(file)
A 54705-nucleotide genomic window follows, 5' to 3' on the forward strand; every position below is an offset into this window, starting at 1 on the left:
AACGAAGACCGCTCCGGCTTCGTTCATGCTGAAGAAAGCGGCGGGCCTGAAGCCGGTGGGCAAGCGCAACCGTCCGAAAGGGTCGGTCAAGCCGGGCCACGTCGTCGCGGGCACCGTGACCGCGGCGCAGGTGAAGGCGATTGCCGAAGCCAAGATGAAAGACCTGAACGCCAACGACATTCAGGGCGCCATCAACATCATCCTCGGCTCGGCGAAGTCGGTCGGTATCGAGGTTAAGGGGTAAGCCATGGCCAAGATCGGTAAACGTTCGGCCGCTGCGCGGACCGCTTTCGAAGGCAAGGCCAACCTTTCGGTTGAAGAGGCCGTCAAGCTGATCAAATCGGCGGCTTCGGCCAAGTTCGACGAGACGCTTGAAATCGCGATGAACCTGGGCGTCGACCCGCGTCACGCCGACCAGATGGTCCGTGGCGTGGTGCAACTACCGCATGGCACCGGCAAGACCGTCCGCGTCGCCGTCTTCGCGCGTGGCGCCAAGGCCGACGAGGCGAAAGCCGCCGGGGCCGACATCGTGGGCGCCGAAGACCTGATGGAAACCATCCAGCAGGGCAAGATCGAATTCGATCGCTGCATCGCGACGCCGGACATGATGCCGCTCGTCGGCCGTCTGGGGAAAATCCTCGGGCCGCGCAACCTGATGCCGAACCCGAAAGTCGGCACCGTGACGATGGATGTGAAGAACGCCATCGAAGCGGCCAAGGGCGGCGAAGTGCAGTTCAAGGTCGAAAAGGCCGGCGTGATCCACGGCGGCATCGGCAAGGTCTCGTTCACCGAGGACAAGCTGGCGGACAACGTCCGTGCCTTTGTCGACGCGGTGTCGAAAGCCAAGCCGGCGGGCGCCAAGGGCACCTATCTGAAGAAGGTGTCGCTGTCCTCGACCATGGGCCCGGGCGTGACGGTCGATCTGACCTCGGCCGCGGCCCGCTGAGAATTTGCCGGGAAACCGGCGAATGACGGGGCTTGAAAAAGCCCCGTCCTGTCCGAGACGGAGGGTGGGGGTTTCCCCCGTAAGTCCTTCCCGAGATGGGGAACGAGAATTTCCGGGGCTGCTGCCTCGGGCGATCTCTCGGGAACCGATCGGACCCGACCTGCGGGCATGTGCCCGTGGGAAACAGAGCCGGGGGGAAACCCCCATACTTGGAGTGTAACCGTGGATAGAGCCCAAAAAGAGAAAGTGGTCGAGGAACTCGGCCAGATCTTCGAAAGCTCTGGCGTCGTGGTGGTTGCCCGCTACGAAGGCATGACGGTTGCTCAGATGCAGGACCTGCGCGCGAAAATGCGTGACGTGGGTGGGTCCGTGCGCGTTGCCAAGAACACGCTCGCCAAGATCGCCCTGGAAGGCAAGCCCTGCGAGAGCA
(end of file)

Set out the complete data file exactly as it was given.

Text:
A 54705-nucleotide genomic window follows, 5' to 3' on the forward strand; every position below is an offset into this window, starting at 1 on the left:
AACGAAGACCGCTCCGGCTTCGTTCATGCTGAAGAAAGCGGCGGGCCTGAAGCCGGTGGGCAAGCGCAACCGTCCGAAAGGGTCGGTCAAGCCGGGCCACGTCGTCGCGGGCACCGTGACCGCGGCGCAGGTGAAGGCGATTGCCGAAGCCAAGATGAAAGACCTGAACGCCAACGACATTCAGGGCGCCATCAACATCATCCTCGGCTCGGCGAAGTCGGTCGGTATCGAGGTTAAGGGGTAAGCCATGGCCAAGATCGGTAAACGTTCGGCCGCTGCGCGGACCGCTTTCGAAGGCAAGGCCAACCTTTCGGTTGAAGAGGCCGTCAAGCTGATCAAATCGGCGGCTTCGGCCAAGTTCGACGAGACGCTTGAAATCGCGATGAACCTGGGCGTCGACCCGCGTCACGCCGACCAGATGGTCCGTGGCGTGGTGCAACTACCGCATGGCACCGGCAAGACCGTCCGCGTCGCCGTCTTCGCGCGTGGCGCCAAGGCCGACGAGGCGAAAGCCGCCGGGGCCGACATCGTGGGCGCCGAAGACCTGATGGAAACCATCCAGCAGGGCAAGATCGAATTCGATCGCTGCATCGCGACGCCGGACATGATGCCGCTCGTCGGCCGTCTGGGGAAAATCCTCGGGCCGCGCAACCTGATGCCGAACCCGAAAGTCGGCACCGTGACGATGGATGTGAAGAACGCCATCGAAGCGGCCAAGGGCGGCGAAGTGCAGTTCAAGGTCGAAAAGGCCGGCGTGATCCACGGCGGCATCGGCAAGGTCTCGTTCACCGAGGACAAGCTGGCGGACAACGTCCGTGCCTTTGTCGACGCGGTGTCGAAAGCCAAGCCGGCGGGCGCCAAGGGCACCTATCTGAAGAAGGTGTCGCTGTCCTCGACCATGGGCCCGGGCGTGACGGTCGATCTGACCTCGGCCGCGGCCCGCTGAGAATTTGCCGGGAAACCGGCGAATGACGGGGCTTGAAAAAGCCCCGTCCTGTCCGAGACGGAGGGTGGGGGTTTCCCCCGTAAGTCCTTCCCGAGATGGGGAACGAGAATTTCCGGGGCTGCTGCCTCGGGCGATCTCTCGGGAACCGATCGGACCCGACCTGCGGGCATGTGCCCGTGGGAAACAGAGCCGGGGGGAAACCCCCATACTTGGAGTGTAACCGTGGATAGAGCCCAAAAAGAGAAAGTGGTCGAGGAACTCGGCCAGATCTTCGAAAGCTCTGGCGTCGTGGTGGTTGCCCGCTACGAAGGCATGACGGTTGCTCAGATGCAGGACCTGCGCGCGAAAATGCGTGACGTGGGTGGGTCCGTGCGCGTTGCCAAGAACACGCTCGCCAAGATCGCCCTGGAAGGCAAGCCCTGCGAGAGCA